I’ve been told that I have “the gypsy in me” – probably from my Hungarian ancestors. Fortunately, several of my friends have the same wanderlust, so we found ourselves planning a trip to Paris for Christmas. Having a friend who is a former airline employee made “buddy passes” and first class flights a reality for four gal pals longing to see the City of Light (on a budget).
Never one to go hatless to a party, I brought berets for all to Shirley’s Pre-Paris cocktail party. French bread, wine and mustaches made excellent accessories as we met to hash out the details of accomodations and itineraries. Shirley’s dog, Vivo, insisted on posing with us.
I wasn’t looking forward to our all-day wait at the Charlotte airport but that’s when having a friend like Lucy is downright amazing. She got us into the U.S. Air First Class Lounge! We had all stocked our bags with little snacks but Renate pulled a bag of fried chicken right out of her purse. Now there’s a girl who knows the meaning of “discount dining”!
While our overnight first class flight was heavenly, the trek to our rented apartment in the 17th Arondissment was hell! Dragging suitcases and backpacks on two trains, two metro liners and several street blocks nearly did us in. Oh, and by the way, it was 26 degrees outside! But who cares. It was Christmas Day. And it was Paris.
Thankful for our safe arrival, we decided to make a Christmas evening visit to a sacred destination – Notre Dame Cathedral. This is the most popular monument in Paris – famous for its French Gothic Architecture, Romanesque sculpture and medieval stained glass windows. We walked in to a beautiful Christmas service complete with incense and chanting. As a good Catholic girl (kindergarden through college), I was overwhelmed with memories of other Priests, altars, choirs and candles – different and yet somehow the same. Yes, I am very comfortable with my regular doses of guilt and fear!
The next morning we headed out to see The Eiffel Tower. This engineering masterpiece of iron has stood there since being built as the entrance arch to the 1889 World’s Fair. It is not surprizing that this amazing tower is France’s most recognizable structure. Hoping to get our picture in Tampa Bay Magazine, we posed with a copy in front of the tower. If it weren’t so cold, you might have recognized our faces under the hats and scarfs. Oh well, at least there were hats!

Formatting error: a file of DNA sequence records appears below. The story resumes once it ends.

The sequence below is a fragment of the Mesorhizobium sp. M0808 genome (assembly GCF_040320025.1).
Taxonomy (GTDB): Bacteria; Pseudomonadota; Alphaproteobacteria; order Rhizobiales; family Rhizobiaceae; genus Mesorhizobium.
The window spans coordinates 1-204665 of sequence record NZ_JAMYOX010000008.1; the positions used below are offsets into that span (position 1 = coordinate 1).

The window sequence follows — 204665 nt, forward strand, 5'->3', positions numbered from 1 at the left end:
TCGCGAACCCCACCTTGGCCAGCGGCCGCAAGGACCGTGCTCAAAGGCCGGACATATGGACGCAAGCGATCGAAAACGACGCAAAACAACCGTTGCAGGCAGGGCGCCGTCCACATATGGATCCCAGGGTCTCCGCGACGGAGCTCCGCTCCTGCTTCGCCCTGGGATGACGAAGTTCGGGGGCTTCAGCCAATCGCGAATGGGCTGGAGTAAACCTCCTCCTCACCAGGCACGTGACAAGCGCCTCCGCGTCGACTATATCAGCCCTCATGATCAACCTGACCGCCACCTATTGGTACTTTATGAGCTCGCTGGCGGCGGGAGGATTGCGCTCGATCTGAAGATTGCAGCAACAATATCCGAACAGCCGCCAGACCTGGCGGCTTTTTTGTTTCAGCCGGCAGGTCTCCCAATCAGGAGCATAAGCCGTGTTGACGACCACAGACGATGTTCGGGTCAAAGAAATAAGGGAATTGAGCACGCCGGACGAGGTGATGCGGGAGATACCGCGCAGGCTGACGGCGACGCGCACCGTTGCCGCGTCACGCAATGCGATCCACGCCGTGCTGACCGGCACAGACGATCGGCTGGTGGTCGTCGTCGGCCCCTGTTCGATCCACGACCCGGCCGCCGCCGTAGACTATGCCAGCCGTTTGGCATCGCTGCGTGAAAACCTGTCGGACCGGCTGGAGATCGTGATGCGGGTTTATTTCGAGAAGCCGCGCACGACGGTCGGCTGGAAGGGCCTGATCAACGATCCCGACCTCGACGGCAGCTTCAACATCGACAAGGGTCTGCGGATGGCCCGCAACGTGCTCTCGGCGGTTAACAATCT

A freezing open bus tour convinced us that we deserved at least one special lunch. Seated in a cozy cafe, Lucy noticed a handsome stranger “across a crowded room”. Michael was vacationing from his job at Paramount in California. He was charming, intelligent and funny and it didn’t take long to make him our “new best friend”. We walked to a nearby bar for conversation and Cosmopolitans. Lots of laughter later, we were already planning his visit to Tampa. And Michael graciously picked up the check!
I happen to love Opera! So, for me, the highlight of our next day was a visit to the Opera de Paris, a grand building designed in the “Baroque Revival” style. The theatre is decorated opulently with elaborate marble friezes, columns and lavish statuary. It is rich with red velvet, gold leaf, cherubs and nymphs. Imagine what it is like to weave through the sumptuous corridors, stairwells, alcoves and landings, socializing with other patrons during intermission. I’m sure that I would feel like “Pretty Woman”!
The rest of our week flew by. We had so many museums, galleries, churches and historic monuments on our list that we literally dragged ourselves back to our apartment each evening – stopping only for our loaf of french bread and bottle of wine. It was a party every night! We laughed as we reviewed the day’s events. Lucy had encountered a “pick-pocket” at The Basilica of The Sacred Heart. We had arrived at the O’Chateau Wine Tasting with – “oops” – no reservation! They seated us in the back like petulant children but we were just grateful to be tasting the wonderful French wines.
Paris is fabulous by day, but unforgettable by night! On the last evening, we took the boat ride down the River Seine where we had a beautiful view of the Eiffel Tower with its brilliant lights. It was magical. Staring wistfully at the stunning sight, we could hardly believe that our trip was coming to an end. We had experienced the joy of unlimited sightseeing with our “Paris Pass”. We had seen the grandeur of some of the world’s most spectacular and enduring architectural styles. And we had sealed our friendship forever because – “We’ll always have Paris”!
Normally I would end My Hat Affair blog with a comment about what was “on my head”. But upon arriving home, I was so exhausted that I slept like the dead for three days. It made me think of those Kings of France and their families who, for centuries, were buried at the beautiful Basilica of St. Denis. I was struck by the cold, stone effigies on their tombs.
All I can say is that, if anyone had wanted me to leave my house, it would have to have been “feet first”!